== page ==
Is esports eventually going to replace actual sports and what are the effects of COVID-19 on the games?
Kate Couch/ The Broadside
Very popular amongst the gaming community, “esports” refers to multiplayer competitive video games watched by spectators and typically played and watched by professional gamers. When did this $1 billion dollar industry become financially stable for those in gaming, sports and media?
According to Learning Hub, “Esports traces its origins back to 1972 when a Space Invaders Championship yielded 10,000 participants. Fast forward to 1998, and the legendary Starcraft 2 tournament on PC boasted more than 50 million online viewers, 17 million of those coming from Twitch. As the 2000s rolled around, esports gained serious momentum.”
By the early 2000s, esports became a hugely popular industry, and now by the early 2020s, some believe it’s rivaling actual sports.
Jonah Yunker was a star athlete at Summit High School in Bend from 2015 to 2018. Now 20, Yunker quit his promising career in sports due to physical injuries and concussions. He traded his football in for a controller and now frequently participates in esports events.
“I was scouted by Division 1 schools for football and even looked at by some schools for wrestling. I have always loved competition and when I started getting concussions I could no longer play the sports I had given so much time and practice to,” Yunker said. “At that point, I knew about fighting games and that people would have tournaments and some were even getting paid. I had no idea that a town the size of Bend would be hosting tournaments for three different fighting games,” Yunker said.
Even though Bend isn’t a large town there are numerous events for esports.
Yunker shared what it was liking going to these events, after being so used to playing in actual football games.
“My first-week playing esports was a whole new ball game. Everyone there was kind and unassuming, but once you sat down to play against them they turned into a different animal,” Yunker said.
“I lost every game I played that weekend and I couldn’t have been happier. I not only had room to improve and goals to hit but I had a community of people who just wanted to compete in something because traditional sports were not an option for them… just like me.”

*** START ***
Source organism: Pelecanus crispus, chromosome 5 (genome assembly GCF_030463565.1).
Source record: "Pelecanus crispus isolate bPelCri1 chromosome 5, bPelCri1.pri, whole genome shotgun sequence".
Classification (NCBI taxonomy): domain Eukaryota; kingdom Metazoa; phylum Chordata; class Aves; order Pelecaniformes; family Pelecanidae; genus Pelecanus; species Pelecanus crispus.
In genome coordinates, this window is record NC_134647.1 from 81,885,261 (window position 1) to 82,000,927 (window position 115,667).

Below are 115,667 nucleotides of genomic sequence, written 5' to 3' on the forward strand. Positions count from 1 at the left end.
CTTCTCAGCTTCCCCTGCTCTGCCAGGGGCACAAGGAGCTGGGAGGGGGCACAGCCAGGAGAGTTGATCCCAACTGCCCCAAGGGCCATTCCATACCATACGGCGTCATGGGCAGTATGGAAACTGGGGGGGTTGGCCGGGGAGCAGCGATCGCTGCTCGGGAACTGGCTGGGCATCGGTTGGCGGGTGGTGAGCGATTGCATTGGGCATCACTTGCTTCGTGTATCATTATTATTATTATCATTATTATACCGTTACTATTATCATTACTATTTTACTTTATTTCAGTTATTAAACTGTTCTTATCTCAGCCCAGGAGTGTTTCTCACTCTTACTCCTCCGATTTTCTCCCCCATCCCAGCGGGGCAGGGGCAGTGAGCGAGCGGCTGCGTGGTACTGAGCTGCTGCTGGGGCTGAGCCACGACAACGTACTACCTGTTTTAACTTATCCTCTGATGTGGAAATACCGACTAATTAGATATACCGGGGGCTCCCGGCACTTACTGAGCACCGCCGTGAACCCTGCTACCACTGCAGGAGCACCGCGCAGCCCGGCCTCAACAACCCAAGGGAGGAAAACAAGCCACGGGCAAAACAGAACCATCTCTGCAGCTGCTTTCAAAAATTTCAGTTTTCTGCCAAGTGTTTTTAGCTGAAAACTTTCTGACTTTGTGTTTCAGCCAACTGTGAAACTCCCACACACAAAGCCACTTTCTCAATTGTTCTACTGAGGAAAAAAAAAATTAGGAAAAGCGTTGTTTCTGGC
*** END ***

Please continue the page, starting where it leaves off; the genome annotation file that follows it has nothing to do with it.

Yunker now plays at many tournaments under the gamer name “Slop” he is a top 10 Smash Bros player for his region and an up-and-coming Tekken player as well.
Yunker had a lot of ideas and hopes for the future of esports but most notable was the fact that he believes it has the potential to replace live sports.
“Eventually we are going to move away from traditional sports like football and baseball. In esports you do not have to be a genetic freak to succeed. It takes skill but reaches a higher content of people,” he said. “Video games are a true example of a skill gap. In basketball you can’t control that you are 7 foot, you either have that advantage or you don’t. Even in chess, you can always control who is white and makes the first move (which is seen as an advantage in the chess community).”
“In esports fighting games you both have the same characters to choose from, you start at the same time. The only thing that determines who wins is the skill of the player. I think people are starting to realize this, that is why the NFL ratings are dropping and competitive video games are becoming more and more popular,” Yunker said.
Yunker thinks that because of how accessible esports are, they offer more of an equal opportunity available to a society.
Yunker states that he doesn’t believe we won’t play real sports anymore but rather the industry of professional sports will plummet.
There is, however, a lot of stigma around video games.
Dan Raley, a gaming partner of Yunker, and had some input on esports. He believes that the stigma of the past will go away but not the sports themselves.
“People thinking that video games are dumb or stupid is a thing of the past, sure. But, esports replacing actual sports? It’s possible, but that would be saddening in my opinion,” Raley said. “I’d much rather be an expert fencer or have something that could actually relate to the real-world besides moving my fingers around on a controller.”
Raley commented on where these games are headed.
“Videotape gaming events are probably going to be on TV with the same sponsorships as traditional sports in the near future. Even schools now are offering athletic scholarships to people who can play esports for their school. It’s cool where it’s heading but unlike (Yunker) I just don’t want it to replace the real thing.”
Both Raley and Yunker agree that esports change is happening now. Yunker thinks it’s for the better. People can’t always play “normal” sports, and Yunker strongly believe esports is the solution. Raley loves esports but doesn’t believe it takes the same skill as an actual sport.
“Whether it be because of age, injury or just pure lack of interest, physical sports are not as versatile as they used to be,” Yunker said. “When people no longer want to see steroid-infused men hit each other at high speeds, the esports community has a solution.”
Prior to the pandemic, Raley and Yunker helped run fighting game tournaments for Central Oregon. They hope when regulations lift that they will be able to start back up again.